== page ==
Synthesized in Dublin in 1954 and first used as a leprosy treatment in Nigeria in 1959, clofazimine is considered in many anti-leprosy drug regimens for its anti-inflammatory and bactericidal effects. Many countries consider it a first-choice drug in treating multibacillary leprosy. It has also shown huge clinical results in treating type 2 leprosy reactions, making it an important component of the WHO treatment strategy. Typically, especially in Caucasians, clofazimine produces red-brown hyperpigmentation of leprosy lesions as the skin tone slowly changes. These effects are reversed over a few months or years once clofazimine is discontinued. Other side effects commonly reported include discoloration of the conjunctiva and body fluids, xerosis, and the accumulation of clofazimine crystals in the intestinal mucosa, causing multiple gastrointestinal symptoms (Riccardi et al., 2020).


Dapsone was first synthesized in Germany in 1908 and used as monotherapy for leprosy for the first time in 1941. It exerts bacteriostatic effects on M. leprae by inhibiting folic acid synthesis. It is widely considered a first-line drug for leprosy in many treatment regimens and is reported to have demonstrated significant clinical benefits in leprosy patients. It has no known teratogenic effects and can be used in pregnancy. Popularly reported side effects include fatigue, headache, gastrointestinal symptoms, hemolysis, and methemoglobin formation pronounced in patients with a clinical deficiency of glucose-6-phosphate dehydrogenase. Other rare side effects of dapsone include drug reaction with eosinophilia and systemic symptoms (DRESS) syndrome, hepatitis, agranulocytosis, urticaria, and phototoxic reactions (Kurien et al., 2023).

Table 1: Paucibacillary Leprosy Treatment
AdultsRifampicin600 mg/month6 months
Dapsone100 mg/day
Clofazimine300 mg/month + 50 mg/day
Children (10-14 years)Rifampicin450 mg/month6 months
Dapsone50 mg/day
Clofazimine150 mg/month + 50 mg/day
Children (<10 years old or <40 kg)Rifampicin10 mg/kg/month6 months
Dapsone2 mg/kg/daily
Clofazimine6 mg/kg/month + 1 mg/kg/day
Lazo-Porras et al., 2020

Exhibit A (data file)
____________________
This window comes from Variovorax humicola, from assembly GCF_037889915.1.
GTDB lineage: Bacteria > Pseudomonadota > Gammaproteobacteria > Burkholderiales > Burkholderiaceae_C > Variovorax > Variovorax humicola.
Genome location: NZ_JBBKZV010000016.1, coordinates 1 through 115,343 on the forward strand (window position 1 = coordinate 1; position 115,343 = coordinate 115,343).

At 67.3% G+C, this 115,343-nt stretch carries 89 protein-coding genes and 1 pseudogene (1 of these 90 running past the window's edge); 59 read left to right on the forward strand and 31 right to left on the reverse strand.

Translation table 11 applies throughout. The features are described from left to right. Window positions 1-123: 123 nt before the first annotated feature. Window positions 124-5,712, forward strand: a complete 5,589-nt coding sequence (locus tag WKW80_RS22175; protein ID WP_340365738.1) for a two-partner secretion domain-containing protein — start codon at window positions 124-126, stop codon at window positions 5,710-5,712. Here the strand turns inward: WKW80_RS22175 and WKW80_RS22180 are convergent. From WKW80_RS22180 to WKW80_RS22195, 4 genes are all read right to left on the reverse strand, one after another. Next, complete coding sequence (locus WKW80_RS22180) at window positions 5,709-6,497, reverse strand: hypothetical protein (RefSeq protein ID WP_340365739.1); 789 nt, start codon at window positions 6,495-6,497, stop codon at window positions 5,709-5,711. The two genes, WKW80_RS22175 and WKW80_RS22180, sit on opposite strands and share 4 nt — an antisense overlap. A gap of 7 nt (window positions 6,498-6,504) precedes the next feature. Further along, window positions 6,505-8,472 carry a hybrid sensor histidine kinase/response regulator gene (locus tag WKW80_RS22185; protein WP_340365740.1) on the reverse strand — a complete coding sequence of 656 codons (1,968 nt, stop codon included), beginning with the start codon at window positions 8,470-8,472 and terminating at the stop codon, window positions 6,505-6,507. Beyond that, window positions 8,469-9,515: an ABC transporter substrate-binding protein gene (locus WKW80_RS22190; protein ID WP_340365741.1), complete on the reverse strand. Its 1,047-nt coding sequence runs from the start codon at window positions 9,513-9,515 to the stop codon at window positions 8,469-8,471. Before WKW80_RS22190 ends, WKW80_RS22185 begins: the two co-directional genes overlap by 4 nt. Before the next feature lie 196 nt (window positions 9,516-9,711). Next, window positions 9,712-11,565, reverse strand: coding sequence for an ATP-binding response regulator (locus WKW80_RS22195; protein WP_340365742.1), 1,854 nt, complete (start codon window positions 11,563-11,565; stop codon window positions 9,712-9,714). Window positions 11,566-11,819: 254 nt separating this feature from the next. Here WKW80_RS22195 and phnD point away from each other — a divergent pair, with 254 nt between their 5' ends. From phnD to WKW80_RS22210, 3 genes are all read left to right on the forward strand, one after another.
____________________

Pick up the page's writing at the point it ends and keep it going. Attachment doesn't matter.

Table 2: Multibacillary Leprosy Treatment
AdultsRifampicin600 mg/month12 months
Dapsone100 mg/day
Clofazimine300 mg/month + 50 mg/day
Children (10-14 years)Rifampicin450 mg/month12 months
Dapsone50 mg/day
Clofazimine150 mg/month + 50 mg/day
Children (<10 years old or <40 kg)Rifampicin10 mg/kg/month12 months
Dapsone2 mg/kg/daily
Clofazimine6 mg/kg/month + 1 mg/kg/day
Lazo-Porras et al., 2020

The Hansen Disease Program (NHDP) is commonly used in the United States. It is particularly popular for its longer treatment period and its exclusion of clofazimine in treating paucibacillary leprosy.

Table 3: Tuberculoid Treatment (WHO Classification Paucibacillary)
AdultsRifampicin600 mg/month12 months
Dapsone100 mg/day
ChildrenRifampicin10–20 mg/kg/day (<600 mg)12 months
Dapsone1 mg/kg/day
Franco-Paredes et al., 2022; Lazo-Porras et al., 2020
Table 4: Lepromatous Treatment (WHO Classification Multibacillary)
AdultsRifampicin600 mg/month24 months
Clofazimine50 mg/day
Dapsone100 mg/day
ChildrenRifampicin10–20 mg/kg/day (<600 mg)24 months
Clofazimine1 mg/kg/day
Dapsone1 mg/kg/day
Franco-Paredes et al., 2022; Lazo-Porras et al., 2020

In both treatment strategies, comorbidities, drug-drug interactions, and patient-specific contraindications might force the introduction of a second-line therapy agent. The most commonly used agents in this class include minocycline, ofloxacin, and clarithromycin. As a standard for measuring treatment efficacy, the parameters considered during therapy include:

  1. The rapid decline in the infectivity of patients with an active leprosy disease
  2. Low rate of recurrence and reactions
  3. Prevention of resistance to dapsone

Case Study

Ryna, a 33-year-old female with no underlying medical conditions, presented to the New York Municipal Hospital dermatological unit in October 2022. She had lived in the United States for the past 15 years and had only taken a short trip to Mexico in 2009 on a vacation visit. She had presented to the clinic with hyperpigmentation and numerous lesions on her back and the trunk region. Ryna informed the dermatologist that she first noticed the strange formation on her back about two years before the presentation. Remembering vividly, she described macular lesions with no infiltration but with poorly demarcated edges.